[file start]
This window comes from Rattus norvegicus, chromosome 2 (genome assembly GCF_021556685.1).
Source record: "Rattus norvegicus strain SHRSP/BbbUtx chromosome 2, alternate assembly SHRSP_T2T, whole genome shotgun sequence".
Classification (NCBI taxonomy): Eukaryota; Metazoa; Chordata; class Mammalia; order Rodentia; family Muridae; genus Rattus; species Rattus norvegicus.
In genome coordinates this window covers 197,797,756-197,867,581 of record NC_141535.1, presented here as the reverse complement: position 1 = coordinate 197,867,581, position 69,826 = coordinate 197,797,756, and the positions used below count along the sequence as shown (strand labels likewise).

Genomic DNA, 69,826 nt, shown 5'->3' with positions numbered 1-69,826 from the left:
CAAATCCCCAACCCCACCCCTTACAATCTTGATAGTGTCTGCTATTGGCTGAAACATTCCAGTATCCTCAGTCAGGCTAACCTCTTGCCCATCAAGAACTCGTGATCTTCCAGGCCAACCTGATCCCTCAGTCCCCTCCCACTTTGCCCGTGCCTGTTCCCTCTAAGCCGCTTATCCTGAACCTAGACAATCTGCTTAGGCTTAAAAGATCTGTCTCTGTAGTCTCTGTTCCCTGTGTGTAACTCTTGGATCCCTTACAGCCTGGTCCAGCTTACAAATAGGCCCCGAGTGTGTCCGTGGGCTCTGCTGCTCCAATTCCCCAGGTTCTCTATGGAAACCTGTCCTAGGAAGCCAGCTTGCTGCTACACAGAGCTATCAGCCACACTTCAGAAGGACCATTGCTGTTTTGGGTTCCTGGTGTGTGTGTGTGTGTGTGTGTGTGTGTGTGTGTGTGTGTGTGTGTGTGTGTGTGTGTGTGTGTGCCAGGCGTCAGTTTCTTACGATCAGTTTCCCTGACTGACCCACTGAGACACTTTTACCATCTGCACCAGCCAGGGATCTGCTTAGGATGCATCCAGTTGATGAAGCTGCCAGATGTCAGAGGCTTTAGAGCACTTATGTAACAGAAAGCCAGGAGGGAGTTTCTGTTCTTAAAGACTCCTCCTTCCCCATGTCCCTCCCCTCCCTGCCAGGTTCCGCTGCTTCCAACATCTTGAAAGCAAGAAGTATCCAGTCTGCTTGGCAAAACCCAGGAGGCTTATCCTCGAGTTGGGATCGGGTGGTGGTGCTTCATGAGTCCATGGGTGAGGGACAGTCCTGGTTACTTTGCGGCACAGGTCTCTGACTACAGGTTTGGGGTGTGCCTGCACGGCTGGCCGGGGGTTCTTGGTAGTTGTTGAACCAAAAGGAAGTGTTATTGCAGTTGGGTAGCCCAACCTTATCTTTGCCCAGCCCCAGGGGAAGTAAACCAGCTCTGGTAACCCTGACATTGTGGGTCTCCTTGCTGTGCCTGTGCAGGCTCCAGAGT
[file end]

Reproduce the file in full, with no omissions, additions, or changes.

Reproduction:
This window comes from Rattus norvegicus, chromosome 2 (genome assembly GCF_021556685.1).
Source record: "Rattus norvegicus strain SHRSP/BbbUtx chromosome 2, alternate assembly SHRSP_T2T, whole genome shotgun sequence".
Classification (NCBI taxonomy): Eukaryota; Metazoa; Chordata; class Mammalia; order Rodentia; family Muridae; genus Rattus; species Rattus norvegicus.
In genome coordinates this window covers 197,797,756-197,867,581 of record NC_141535.1, presented here as the reverse complement: position 1 = coordinate 197,867,581, position 69,826 = coordinate 197,797,756, and the positions used below count along the sequence as shown (strand labels likewise).

Genomic DNA, 69,826 nt, shown 5'->3' with positions numbered 1-69,826 from the left:
CAAATCCCCAACCCCACCCCTTACAATCTTGATAGTGTCTGCTATTGGCTGAAACATTCCAGTATCCTCAGTCAGGCTAACCTCTTGCCCATCAAGAACTCGTGATCTTCCAGGCCAACCTGATCCCTCAGTCCCCTCCCACTTTGCCCGTGCCTGTTCCCTCTAAGCCGCTTATCCTGAACCTAGACAATCTGCTTAGGCTTAAAAGATCTGTCTCTGTAGTCTCTGTTCCCTGTGTGTAACTCTTGGATCCCTTACAGCCTGGTCCAGCTTACAAATAGGCCCCGAGTGTGTCCGTGGGCTCTGCTGCTCCAATTCCCCAGGTTCTCTATGGAAACCTGTCCTAGGAAGCCAGCTTGCTGCTACACAGAGCTATCAGCCACACTTCAGAAGGACCATTGCTGTTTTGGGTTCCTGGTGTGTGTGTGTGTGTGTGTGTGTGTGTGTGTGTGTGTGTGTGTGTGTGTGTGTGTGTGTGTGTGCCAGGCGTCAGTTTCTTACGATCAGTTTCCCTGACTGACCCACTGAGACACTTTTACCATCTGCACCAGCCAGGGATCTGCTTAGGATGCATCCAGTTGATGAAGCTGCCAGATGTCAGAGGCTTTAGAGCACTTATGTAACAGAAAGCCAGGAGGGAGTTTCTGTTCTTAAAGACTCCTCCTTCCCCATGTCCCTCCCCTCCCTGCCAGGTTCCGCTGCTTCCAACATCTTGAAAGCAAGAAGTATCCAGTCTGCTTGGCAAAACCCAGGAGGCTTATCCTCGAGTTGGGATCGGGTGGTGGTGCTTCATGAGTCCATGGGTGAGGGACAGTCCTGGTTACTTTGCGGCACAGGTCTCTGACTACAGGTTTGGGGTGTGCCTGCACGGCTGGCCGGGGGTTCTTGGTAGTTGTTGAACCAAAAGGAAGTGTTATTGCAGTTGGGTAGCCCAACCTTATCTTTGCCCAGCCCCAGGGGAAGTAAACCAGCTCTGGTAACCCTGACATTGTGGGTCTCCTTGCTGTGCCTGTGCAGGCTCCAGAGT